It is easy for Chivas Guadalajara followers to forget that striker Erick "Cubo" Torres is just 21 years old.
Rushed into a Chivas debut at just 17, he was quickly -- and unfairly -- dubbed the "new Chicharito," as the scramble for Javier Hernandez's successor at the club began after he left for Manchester United in the summer of 2010.
The fact Chicharito was also hyped after debuting with Chivas when he was 18, then fell down the pecking order rapidly and almost quit the game entirely before succeeding should've been a warning for the way Torres was handled.
"Cubo" was given a regular starting spot for Chivas aged 18, netted six goals in the Clausura 2011, including key ones against rivals America and Atlas. But by late 2012, Torres had lost form and was benched when the club's philosophy gradually started to shift away from a team predominantly made up of youth products to one with more experienced, outside faces.
"You could say that Chivas de Guadalajara has a lot of demands, has a lot of spotlight on it and I debuted when Javier Hernandez had just left," Torres told ESPNFC in a telephone interview. "I was 17 and had responsibility."
The move away from Guadalajara to Chivas USA in July 2013 was a blessing; a welcome change of scenery and a chance to develop away from the club he had grown at for almost 10 years. Most importantly, it offered regular playing time, something that had dried up in Guadalajara.
The confirmation of what Torres has achieved and become in the year since he headed to the United States is on Wednesday, when he suits up for MLS All-Stars in Portland against Bayern Munich. "Cubo" is the second youngest player in the squad behind DeAndre Yedlin, is one of only four players under 25 and one of three from Latin America.
And Torres is there on merit, even if his selection was one of commissioner Don Garber's two free picks.
Coverage from MLS All-Star 2014:
- Parker: Henry should be cherished
- McIntyre: Merits of the All-Star Game format
- Davis: 2014 MLS midseason awards
- Carlisle: MLS Power Rankings: Week 21
- McIntyre: Dempsey discusses U.S. future
- Marshall: Torres enjoying the limelight
- Carlisle: MLS midseason report cards
- Parker: Cynics wrong about All-Star Game
- McIntyre: Familiarity gives All-Stars the edge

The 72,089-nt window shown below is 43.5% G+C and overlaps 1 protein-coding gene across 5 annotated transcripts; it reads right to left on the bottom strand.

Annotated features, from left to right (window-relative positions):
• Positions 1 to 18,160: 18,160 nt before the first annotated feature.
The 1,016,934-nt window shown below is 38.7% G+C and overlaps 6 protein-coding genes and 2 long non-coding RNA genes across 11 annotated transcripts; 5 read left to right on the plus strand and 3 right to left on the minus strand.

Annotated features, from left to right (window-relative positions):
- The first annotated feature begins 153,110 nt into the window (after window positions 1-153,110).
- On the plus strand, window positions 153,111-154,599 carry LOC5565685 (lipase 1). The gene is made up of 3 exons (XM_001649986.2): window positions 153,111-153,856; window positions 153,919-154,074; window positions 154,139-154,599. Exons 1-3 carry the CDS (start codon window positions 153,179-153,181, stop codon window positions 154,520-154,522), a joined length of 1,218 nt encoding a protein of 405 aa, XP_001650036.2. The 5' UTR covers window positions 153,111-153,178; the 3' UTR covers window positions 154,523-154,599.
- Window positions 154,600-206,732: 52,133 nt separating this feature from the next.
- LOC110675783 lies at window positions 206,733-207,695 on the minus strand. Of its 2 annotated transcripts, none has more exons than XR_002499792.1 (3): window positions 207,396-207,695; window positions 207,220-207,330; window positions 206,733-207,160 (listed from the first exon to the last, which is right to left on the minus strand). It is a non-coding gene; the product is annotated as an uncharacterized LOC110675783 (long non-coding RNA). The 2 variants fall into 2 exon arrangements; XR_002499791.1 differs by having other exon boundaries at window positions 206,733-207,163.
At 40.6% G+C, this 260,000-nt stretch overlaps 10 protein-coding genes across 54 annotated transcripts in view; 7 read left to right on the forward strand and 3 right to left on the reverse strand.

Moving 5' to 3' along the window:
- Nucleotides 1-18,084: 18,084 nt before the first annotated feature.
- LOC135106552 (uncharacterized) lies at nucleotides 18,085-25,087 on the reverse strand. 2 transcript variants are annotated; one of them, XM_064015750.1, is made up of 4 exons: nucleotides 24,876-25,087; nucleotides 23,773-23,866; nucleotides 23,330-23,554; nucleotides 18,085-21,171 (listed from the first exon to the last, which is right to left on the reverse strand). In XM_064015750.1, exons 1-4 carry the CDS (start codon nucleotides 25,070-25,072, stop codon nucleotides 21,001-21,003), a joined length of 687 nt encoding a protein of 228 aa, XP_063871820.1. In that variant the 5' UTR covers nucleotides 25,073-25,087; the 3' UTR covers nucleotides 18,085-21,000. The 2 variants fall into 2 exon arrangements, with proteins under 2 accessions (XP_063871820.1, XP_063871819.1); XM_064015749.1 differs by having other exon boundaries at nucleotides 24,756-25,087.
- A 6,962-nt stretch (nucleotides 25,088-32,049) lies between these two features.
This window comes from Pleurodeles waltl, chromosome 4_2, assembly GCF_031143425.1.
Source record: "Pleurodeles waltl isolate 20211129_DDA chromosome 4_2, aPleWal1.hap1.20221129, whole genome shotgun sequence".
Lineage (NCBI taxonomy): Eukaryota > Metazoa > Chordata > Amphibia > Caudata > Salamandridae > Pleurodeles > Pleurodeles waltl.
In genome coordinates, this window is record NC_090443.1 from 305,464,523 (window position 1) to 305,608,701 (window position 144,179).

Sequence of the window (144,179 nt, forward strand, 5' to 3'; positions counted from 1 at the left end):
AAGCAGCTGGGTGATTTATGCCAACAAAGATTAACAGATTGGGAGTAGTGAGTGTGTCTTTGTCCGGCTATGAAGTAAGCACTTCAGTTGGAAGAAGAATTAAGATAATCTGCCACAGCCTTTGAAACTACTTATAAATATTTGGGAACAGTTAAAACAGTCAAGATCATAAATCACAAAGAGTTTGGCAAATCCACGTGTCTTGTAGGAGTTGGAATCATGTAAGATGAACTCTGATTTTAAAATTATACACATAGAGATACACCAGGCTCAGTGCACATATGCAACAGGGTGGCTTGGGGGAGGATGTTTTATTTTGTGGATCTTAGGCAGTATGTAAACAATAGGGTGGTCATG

In 2014, Torres has scored 14 goals in 21 games (his parent club have netted only 15 in 19 Liga MX matches as a team), the highlight of which was a stunningly executed volley against Real Salt Lake in June. And he is obviously delighted with being chosen for the All-Star team.
"It's something that excites me a lot," said Torres, who believes the All-Stars can defeat Bayern Munich. "It's very important for me and motivates me to keep working...It's also a chance to represent Chivas USA, my teammates, coaches and staff."
There is no way around the fact Guadalajara is crying out for a player like Torres at present, not least because of the goals.
"Of course, one day I'd like to achieve important things in Guadalajara," he said, adding he's in regular contact with current Chivas players like Kristian Alvarez, Carlos Fierro and Patricio Araujo. "I'm immensely grateful for what the institution has given me."
From throwing the hand signal of Chivas' Irreverente barra after scoring against neighbors Atlas in 2011, to his demeanor in staying behind to sign autographs for fans, the robot dance, the working-class Guadalajara accent when he speaks Spanish, his joie de vivre for being on the pitch is obvious. Chivas should be getting back a groomed 22-year-old striker with the maturity to lead Guadalajara's forward line for next season.
Instead, Chivas USA (or the franchise it becomes) retains the option to buy Torres after the 2014 MLS season finishes, the club confirmed to ESPNFC, and it would appear irrational for the new owners not to pick it up, especially with the player in the race for MLS' highest goal scorer award.
Aside from the goals, though, "Cubo" will no doubt be a highly desirable player in the Latino market in Southern California for any prospective owners and will be even more so when his English improves (he promised the next time we speak would be in English). Torres is already making history north of the border as the highest Mexican goal scorer ever in MLS. And if "Cubo" does remain in MLS beyond 2014 -- he says no decision has yet been made -- it'll be in the knowledge that he's in a league that he firmly believes is going in the right direction and in which he sounds like he'd be comfortable staying.
"I'll tell you with my eyes closed that in a not too distant future, MLS will surpass not just various leagues that are a little above, but also the big leagues," Torres said. "It will compete with European leagues."
More physical and with less time on the ball than in Mexico, Torres says he has to think quicker in MLS to outsmart bigger opponents, something that has improved his game. The striker wants to continue his success this season before deciding his future and is open in stating that the Mexican national team -- which has the Pan-American Games, Olympics, Gold Cup and two Copa Americas coming up in the next two years -- is constantly on his mind.
"Every day I get up with the dream that one day my name will appear in a national team call-up," said Torres, who has been in contact with the Mexican federation.
At this rate, it seems impossible that the youngster will not be given a look-in, at least for Raul "el Potro" Gutierrez's Rio de Janeiro 2016 Olympic squad. The loser from the situation right now looks set to be Chivas. Not making sure they had a watertight agreement to retain local Guadalajara native Torres -- who has pretensions of one day playing in Europe -- after his loan spell with Chivas USA could yet turn out to be one of the ownership's more sizable own goals of recent times.